Finding the Art in Everything


31 December, 2008

For Those Wondering How I Spent My Break

they should consult the following tableau:



The only significant thing missing is George Herbert, who is 2 years old today.

30 December, 2008

Top 50

It being the end of the year, my ipod's Shuffle and I were reflecting on some of our most significant moments. We came up with the following list of our fifty favorite songs this year (give or take a couple of months).


"A Billion Bees" - Kevin Devine
"A Perfect Fit" - Tilly and the Wall
"Bad Education" - Tilly and the Wall
"Big Casino" - Jimmy Eat World
"Cemeteries of London" - Coldplay
"Chase This Light" - Jimmy Eat World
"Colly Strings" Manchester Orchestra
"Deliver Me" - David Crowder
"Disappearing World" - David Gray
"Disintegration" - Jimmy Eat World
"Dream" - Priscilla Ahn
"Faithful to Me" - Jennifer Knapp
"Falling Slowly" - Glen Hansard and Marketa Irglova
"Grapevine Fires" - Death Cab for Cutie
"Gray Room" - Damien Rice
"Hawkmoon269" - U2 (Rattle and Hum)
"His Truth is Marchin On" - Mike Doughty
"How Lucky We Are" - Meiko
"I Was A Cage" - Right Away, Great Captain
"I'm Winning the Race" - Inkwell
"Is There a Ghost?" - Band of Horses
"Lonely" - Yael Naim
"Lord, I Know We Don't Talk" - Kevin Devine
"Love, Come Save Me" - Right Away, Great Captain
"Love, Save the Empty" - Erin McCarley
"Martyrs and Thieves" Jennifer Knapp
"My Sister, My Bride (I'm Taking on Your Hell)" - Alexander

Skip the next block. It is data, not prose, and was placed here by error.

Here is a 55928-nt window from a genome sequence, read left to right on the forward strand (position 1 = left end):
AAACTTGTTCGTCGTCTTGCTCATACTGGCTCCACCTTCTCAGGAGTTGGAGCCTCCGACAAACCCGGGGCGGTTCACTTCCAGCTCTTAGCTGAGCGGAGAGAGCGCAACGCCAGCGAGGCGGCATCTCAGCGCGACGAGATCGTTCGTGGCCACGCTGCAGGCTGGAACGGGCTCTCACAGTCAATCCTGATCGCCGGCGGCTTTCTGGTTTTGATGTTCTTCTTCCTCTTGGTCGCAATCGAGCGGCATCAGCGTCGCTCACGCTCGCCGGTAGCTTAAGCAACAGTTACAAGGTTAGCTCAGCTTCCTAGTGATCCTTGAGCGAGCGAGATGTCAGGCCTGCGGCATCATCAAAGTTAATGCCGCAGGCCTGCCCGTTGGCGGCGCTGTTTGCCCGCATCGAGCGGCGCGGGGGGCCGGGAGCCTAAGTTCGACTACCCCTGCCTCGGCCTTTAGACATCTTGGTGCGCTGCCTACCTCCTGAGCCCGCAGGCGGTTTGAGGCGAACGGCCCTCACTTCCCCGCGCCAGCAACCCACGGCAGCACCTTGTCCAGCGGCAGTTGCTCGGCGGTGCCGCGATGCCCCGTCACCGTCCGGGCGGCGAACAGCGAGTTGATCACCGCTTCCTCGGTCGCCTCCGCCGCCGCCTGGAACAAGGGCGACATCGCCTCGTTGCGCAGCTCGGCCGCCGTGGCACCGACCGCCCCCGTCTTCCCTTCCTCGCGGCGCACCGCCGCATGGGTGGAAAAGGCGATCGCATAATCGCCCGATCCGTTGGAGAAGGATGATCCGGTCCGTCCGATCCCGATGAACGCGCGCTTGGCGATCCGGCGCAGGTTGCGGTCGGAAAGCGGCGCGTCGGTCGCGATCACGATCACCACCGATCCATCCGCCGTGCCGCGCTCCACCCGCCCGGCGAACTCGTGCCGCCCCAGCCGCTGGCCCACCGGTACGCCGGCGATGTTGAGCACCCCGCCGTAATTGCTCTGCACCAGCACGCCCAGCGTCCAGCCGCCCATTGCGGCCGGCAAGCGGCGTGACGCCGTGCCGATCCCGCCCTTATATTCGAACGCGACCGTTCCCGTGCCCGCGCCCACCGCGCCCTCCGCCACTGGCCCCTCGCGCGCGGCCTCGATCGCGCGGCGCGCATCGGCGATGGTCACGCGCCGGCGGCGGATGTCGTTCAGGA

"Nobody Knows Me At All" - The Weepies
"Now That You're Home" - Manchester Orchestra
"Own Me" - Ginny Owens
"Painting by Chagall" - The Weepies
"Peace" - Jennifer Knapp
"Plasticities" - Andrew Bird
"Please Stop Time" - Tyler Ramsey
"Resurrection Fern" Iron and Wine
"Shine" - Shawn Starbuck
"Sodom, South Georgia" - Iron and Wine
"Sorry" - Maria Mena
"Starting Now" - Ingrid Michaelson
"Surely We Can Change" - David Crowder Band
"The Call" - Regina Spektor
"The Chain" - Ingrid Michaelson
"The Funeral" - Band of Horses
"The One Who Loves You the Most" - Brett Dennen
"The Trapeze Swinger" - Iron and Wine
"These Streets" - Paulo Nutini
"Tightrope" Inkwell
"Viva la Vida" - Coldplay
"Where Have You Been?" - Manchester Orchestra
"You Remind Me of Home" - Ben Gibbard

24 December, 2008

Christmas Carols

Over the years, working retail has demolished all of my appreciation for Christmas music. There are too few songs played far too often. I have noticed them trickle in as early as Halloween!

This year I was fairly successful at avoiding not only Christmas music, but the whole run up to Christmas. As every year, much of this can be blamed by school's end-of-term madness. I miss out on a lot of the season's festivities due to school stress. (It's why I mail valentines instead of Christmas cards). More than ever, however, my season was marked by musical underexposure.

This is significant because the songs I heard and sang at the Christmas Eve service actually meant what they were supposed to--a profound religious reflection of the second most--that's right, second--most important Christian event. Christians celebrate the birth of Christ because it is the miraculous beginning to the story that results in the redemption of humanity.

For me, though, I have always had a hard time connecting stars and livestock and mute infants and local princes to the adult Gospel. Much of the Christmas carols concentrate on what seem to be fictitious or impractical accounts of that night. There was no little drummer boy at the birth of Christ, and it was NOT a Silent Night--it was high-risk medical procedure inadequately performed on a teen mother, likely producing an infant who was cold and screaming, supernaturally announced to a processional of strangers. What teen mother is ready to receive a crowd of strange men hours after she had been through labor in a barn? Add a child with a percussion instrument to the scene and someone will be punched.